Some businesses are more tactful. Moss Bros, a suit hire company, ran an advert campaign in 2014 entitled ‘Mister and Mister’. The ad went live the same week that gay marriage was legalised in the UK.
The clamour to attract the pink pound is based on the long-standing idea that the LGBT community are more prosperous than their heterosexual counterparts. However, research shows that that idea is quite far from what people may believe.
Research in the U.S found that on average gay males earn less than heterosexual males, due primarily to another longstanding inequality. Gay men are more likely to find employment in female-dominated professions where – you guessed it – the levels of pay are well below jobs traditionally done by men.
The gay/straight pay gap is more pronounced in high-paying jobs too, potentially because performance-related pay allows for unconscious bias to influence salaries.
For the opposite sex, the inverse is true. Lesbians, on average, earn more than heterosexual women. Journalist Joe Clark put it this way:
“Lesbians have more education than straight females, but they work longer hours – because, generally speaking, they are less likely to have children to take care of at home. And lesbians are overrepresented in male-dominated professions that pay better than female-dominated professions.”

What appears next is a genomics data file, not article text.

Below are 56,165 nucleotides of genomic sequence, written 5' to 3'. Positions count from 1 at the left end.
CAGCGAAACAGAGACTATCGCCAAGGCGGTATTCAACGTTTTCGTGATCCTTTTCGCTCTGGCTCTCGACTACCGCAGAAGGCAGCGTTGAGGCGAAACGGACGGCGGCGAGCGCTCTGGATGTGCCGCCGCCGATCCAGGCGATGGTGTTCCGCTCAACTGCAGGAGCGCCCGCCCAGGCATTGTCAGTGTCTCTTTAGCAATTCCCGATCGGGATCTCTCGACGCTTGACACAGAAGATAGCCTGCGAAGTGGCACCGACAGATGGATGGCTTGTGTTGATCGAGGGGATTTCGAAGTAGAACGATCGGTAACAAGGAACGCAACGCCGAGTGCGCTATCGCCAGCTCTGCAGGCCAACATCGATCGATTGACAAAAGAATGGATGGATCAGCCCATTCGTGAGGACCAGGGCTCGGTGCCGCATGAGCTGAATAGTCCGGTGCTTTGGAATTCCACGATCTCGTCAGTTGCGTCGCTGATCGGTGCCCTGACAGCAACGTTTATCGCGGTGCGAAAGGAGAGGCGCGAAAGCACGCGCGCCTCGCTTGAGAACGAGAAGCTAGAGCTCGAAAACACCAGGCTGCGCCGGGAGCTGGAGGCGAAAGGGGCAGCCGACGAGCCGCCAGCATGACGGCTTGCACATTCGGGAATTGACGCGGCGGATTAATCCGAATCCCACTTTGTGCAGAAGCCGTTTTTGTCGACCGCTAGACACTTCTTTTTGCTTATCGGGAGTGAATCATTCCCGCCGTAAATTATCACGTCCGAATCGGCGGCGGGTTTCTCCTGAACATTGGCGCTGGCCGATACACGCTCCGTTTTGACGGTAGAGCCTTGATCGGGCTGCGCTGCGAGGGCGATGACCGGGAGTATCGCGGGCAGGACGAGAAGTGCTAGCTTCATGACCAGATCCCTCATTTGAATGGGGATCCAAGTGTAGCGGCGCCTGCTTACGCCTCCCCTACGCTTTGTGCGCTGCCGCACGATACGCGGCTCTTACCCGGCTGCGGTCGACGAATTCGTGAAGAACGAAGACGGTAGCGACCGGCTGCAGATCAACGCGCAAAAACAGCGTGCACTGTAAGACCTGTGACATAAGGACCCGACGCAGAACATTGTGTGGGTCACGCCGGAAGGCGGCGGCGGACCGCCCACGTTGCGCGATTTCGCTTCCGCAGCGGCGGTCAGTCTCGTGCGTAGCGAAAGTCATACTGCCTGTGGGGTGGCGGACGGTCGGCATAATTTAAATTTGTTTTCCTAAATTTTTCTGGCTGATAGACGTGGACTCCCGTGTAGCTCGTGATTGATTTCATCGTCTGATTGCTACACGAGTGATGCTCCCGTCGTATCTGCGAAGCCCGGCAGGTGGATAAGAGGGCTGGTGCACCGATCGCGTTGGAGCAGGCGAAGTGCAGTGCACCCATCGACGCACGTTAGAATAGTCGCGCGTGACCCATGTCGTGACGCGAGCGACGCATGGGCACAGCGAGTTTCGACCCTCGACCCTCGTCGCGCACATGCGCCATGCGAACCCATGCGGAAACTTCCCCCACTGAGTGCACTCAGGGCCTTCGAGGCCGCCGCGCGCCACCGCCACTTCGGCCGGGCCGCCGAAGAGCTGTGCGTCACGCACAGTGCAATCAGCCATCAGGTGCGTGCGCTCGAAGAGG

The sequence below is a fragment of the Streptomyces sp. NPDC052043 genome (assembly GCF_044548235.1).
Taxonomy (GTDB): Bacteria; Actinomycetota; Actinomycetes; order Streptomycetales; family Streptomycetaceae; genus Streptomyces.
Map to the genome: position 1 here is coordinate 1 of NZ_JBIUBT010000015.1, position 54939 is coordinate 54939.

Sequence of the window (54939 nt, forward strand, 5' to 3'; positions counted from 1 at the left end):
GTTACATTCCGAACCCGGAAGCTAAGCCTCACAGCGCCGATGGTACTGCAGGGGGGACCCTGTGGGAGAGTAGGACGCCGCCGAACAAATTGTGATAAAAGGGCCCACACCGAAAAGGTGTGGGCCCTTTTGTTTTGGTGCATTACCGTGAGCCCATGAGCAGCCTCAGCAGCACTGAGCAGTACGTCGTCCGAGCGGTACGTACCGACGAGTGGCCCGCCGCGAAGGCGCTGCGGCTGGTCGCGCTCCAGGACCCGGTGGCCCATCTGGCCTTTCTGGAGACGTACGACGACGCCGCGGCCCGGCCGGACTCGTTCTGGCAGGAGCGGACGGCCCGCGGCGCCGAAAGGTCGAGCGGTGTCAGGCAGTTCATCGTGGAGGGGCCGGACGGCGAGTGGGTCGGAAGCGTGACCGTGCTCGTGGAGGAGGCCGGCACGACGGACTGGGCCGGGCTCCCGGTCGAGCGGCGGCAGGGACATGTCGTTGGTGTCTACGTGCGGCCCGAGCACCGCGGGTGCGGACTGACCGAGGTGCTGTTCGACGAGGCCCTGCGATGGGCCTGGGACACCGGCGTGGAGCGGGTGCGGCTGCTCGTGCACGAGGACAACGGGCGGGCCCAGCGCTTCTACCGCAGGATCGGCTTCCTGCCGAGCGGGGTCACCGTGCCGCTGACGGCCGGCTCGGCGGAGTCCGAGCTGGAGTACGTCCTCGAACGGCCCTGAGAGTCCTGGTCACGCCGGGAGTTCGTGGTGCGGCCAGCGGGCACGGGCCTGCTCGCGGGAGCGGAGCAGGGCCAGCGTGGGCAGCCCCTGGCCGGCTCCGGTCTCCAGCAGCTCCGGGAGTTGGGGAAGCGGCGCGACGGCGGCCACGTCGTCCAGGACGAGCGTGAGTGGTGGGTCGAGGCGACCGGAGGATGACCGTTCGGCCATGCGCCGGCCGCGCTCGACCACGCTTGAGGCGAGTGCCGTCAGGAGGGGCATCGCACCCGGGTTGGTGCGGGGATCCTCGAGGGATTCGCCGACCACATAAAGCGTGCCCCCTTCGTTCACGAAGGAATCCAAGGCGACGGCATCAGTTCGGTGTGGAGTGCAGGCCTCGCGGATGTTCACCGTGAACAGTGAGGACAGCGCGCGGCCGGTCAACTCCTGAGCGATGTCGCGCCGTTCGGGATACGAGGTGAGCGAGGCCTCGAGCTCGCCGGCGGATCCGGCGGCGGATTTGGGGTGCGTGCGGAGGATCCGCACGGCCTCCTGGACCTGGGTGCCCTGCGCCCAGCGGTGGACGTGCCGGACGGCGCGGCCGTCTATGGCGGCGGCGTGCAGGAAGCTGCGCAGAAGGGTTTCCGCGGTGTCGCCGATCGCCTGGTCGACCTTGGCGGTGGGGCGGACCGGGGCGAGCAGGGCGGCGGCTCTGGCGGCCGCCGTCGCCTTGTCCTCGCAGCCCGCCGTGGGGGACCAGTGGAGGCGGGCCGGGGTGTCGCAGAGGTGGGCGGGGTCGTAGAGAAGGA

Could it be the pink pound isn’t the economic glitter cannon many believe it to be? Is it really just clever marketing that gay communities have been sucked into? When you compare the pink pound to its more dour cousin, the elderly orientated grey pound, it certainly doesn’t seem like a huge market:
But even if the purchasing power isn’t as large as many think, the addressable market is still huge. Gay imagery in advertising and the media is still so comparatively rare that there are still opportunities for brands to grab a piece of the pink pie.
Matthew Todd from Attitude magazine thinks advertisers should think long and hard about how they target their ads:
“Seeing gay people represented in ads impacts purchasing decisions. [They] have had to endure prejudice throughout their lives so are often willing to respond to brands that cater to them.”
A fair representation of the LGBT community in the media is needed. However, targeting a product toward a group that is looking for acceptability highlights the exploitative nature of ‘gay-friendly’ marketing campaigns.
Whether it’s the pink pound, the grey pound or even the purple pound, susceptible communities need to wisen up to cynical marketing, lest they become unwitting cash cows.
So while you’re enjoying the Pride festivities wherever you are in the world, stop and think. Are the sponsors and floats there because they are avid LGBT supporters, or are they using it as a tactic to market their brand or product?
Looking to target the pink pound?